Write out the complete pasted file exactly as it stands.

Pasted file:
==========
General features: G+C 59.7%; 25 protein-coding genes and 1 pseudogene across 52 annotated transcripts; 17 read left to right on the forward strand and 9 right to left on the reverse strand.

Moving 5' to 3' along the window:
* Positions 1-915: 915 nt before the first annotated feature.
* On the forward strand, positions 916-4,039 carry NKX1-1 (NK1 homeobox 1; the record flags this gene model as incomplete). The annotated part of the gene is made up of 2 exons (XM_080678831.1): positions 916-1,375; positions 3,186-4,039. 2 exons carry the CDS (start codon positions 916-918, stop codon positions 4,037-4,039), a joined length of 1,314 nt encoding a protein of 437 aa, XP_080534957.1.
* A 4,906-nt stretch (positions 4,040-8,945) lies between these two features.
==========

General features: G+C 59.7%; 25 protein-coding genes and 1 pseudogene across 52 annotated transcripts; 17 read left to right on the forward strand and 9 right to left on the reverse strand.

Moving 5' to 3' along the window:
* Positions 1-915: 915 nt before the first annotated feature.
* On the forward strand, positions 916-4,039 carry NKX1-1 (NK1 homeobox 1; the record flags this gene model as incomplete). The annotated part of the gene is made up of 2 exons (XM_080678831.1): positions 916-1,375; positions 3,186-4,039. 2 exons carry the CDS (start codon positions 916-918, stop codon positions 4,037-4,039), a joined length of 1,314 nt encoding a protein of 437 aa, XP_080534957.1.
* A 4,906-nt stretch (positions 4,040-8,945) lies between these two features.